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THOSE LITTLE WHITE WORMS COULD BE FLEA LARVAE!

By Chris Williams on January 11, 2018.

My son just noticed some tiny white, wormy things in the dog’s bed. This may be out of your specialty area but do you think these are some kind of intestinal parasite that came out of the dog, or could they be some kind of insect that is chewing on the fabric in the dog bed? H. N., Hooksett, NH

You need to have someone take a look at this, maybe even one of our technicians if my hunch is right. I think what you’re seeing might be flea larvae. The question is: does your dog have a flea problem that you are aware of? If yes, then these are probably immature fleas. They don’t sound like clothes moth or carpet beetle larvae and we’re not qualified to diagnose a veterinary condition if they might be internal parasites.

First, here’s a refresher on flea biology. Most people, especially those with a pet, know what an adult flea looks like. Surprisingly though, many people don’t know that an immature flea looks nothing like the adult but is instead a tiny, ¼-inch whitish worm (see What Do Baby Fleas Look Like?)

IMMATURE FLEAS DEVELOP IN YOUR PET’S BED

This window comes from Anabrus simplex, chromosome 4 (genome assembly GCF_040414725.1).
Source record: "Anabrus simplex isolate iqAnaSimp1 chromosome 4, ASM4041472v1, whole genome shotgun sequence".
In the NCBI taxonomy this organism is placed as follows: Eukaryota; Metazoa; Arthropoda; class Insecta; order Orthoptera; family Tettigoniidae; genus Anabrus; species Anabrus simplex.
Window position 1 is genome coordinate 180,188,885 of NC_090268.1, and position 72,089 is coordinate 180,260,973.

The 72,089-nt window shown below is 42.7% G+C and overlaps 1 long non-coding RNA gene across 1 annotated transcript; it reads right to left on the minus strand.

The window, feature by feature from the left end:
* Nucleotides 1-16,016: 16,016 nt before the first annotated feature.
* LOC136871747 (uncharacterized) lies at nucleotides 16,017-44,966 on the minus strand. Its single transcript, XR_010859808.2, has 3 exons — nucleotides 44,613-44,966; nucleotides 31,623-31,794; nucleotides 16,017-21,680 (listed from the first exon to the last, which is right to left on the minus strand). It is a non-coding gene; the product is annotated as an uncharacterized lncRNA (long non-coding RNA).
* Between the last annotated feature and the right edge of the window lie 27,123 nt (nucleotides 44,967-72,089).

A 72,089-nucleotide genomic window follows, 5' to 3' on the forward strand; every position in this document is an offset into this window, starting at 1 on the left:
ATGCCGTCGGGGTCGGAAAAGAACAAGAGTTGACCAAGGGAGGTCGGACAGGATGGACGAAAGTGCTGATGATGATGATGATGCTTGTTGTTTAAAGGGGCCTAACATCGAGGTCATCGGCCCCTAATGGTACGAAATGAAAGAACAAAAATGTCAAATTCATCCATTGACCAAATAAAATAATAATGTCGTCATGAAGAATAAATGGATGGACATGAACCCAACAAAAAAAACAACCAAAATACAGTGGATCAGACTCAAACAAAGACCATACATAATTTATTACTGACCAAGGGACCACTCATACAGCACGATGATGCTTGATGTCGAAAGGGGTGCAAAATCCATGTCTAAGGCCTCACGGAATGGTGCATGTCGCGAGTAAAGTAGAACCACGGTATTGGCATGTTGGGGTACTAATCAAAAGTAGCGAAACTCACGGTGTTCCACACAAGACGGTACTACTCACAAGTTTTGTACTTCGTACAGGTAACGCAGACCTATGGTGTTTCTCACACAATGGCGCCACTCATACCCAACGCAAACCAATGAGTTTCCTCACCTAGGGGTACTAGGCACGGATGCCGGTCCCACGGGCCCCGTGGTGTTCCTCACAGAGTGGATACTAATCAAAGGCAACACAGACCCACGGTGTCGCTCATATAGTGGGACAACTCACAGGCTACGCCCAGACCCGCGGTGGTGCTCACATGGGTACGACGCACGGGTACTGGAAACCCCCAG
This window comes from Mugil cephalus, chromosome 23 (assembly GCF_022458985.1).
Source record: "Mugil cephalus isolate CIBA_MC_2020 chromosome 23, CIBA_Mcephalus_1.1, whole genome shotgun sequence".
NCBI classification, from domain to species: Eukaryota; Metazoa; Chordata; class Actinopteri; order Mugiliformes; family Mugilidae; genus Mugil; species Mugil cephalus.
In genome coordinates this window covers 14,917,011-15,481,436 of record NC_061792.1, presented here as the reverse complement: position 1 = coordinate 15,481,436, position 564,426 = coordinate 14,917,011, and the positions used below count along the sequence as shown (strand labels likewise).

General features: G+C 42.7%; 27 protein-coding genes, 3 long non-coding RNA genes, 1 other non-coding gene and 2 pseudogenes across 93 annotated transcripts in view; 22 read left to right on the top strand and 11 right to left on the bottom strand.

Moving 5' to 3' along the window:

The other surprising thing about immature fleas is that they feed and develop not on the pet but primarily in places where your dog rests. This is because adult fleas lay eggs while they are on the dog. The eggs fall off wherever the dog happens to be at the time so it follows that most of them will end up hatching in the dog’s bed or on the couch where the dog lays, or in a similar place. When the eggs hatch, the wormlike larvae feed on bits of feces that drops from adult fleas and which is mostly dried blood.

TREATING YOUR PET IS ONLY HALF OF THE JOB

If you’re aware of a flea problem, you may have already treated your dog to kill adult fleas that are biting him. However, if you did not also treat your home and wash and vacuum pet bedding and resting areas, you only did half of the job. Treating the pet has no effect on immature fleas. They will continue to develop and pupate and turn into biting, adult fleas.

If our technician determines that the worms are indeed flea larvae, we can set you up with a flea program that will finish the other half of the job by treating the overlooked flea “hot spots” in your home. Eliminating the larvae, along with treating the pet, should break the flea cycle.

Give Colonial Pest a call today and if you’re going to wash the pet’s bedding before we get there, save some of the worms in a small vial of alcohol for our technician to inspect.  For more information, see our Flea Elimination service page and these blogs:

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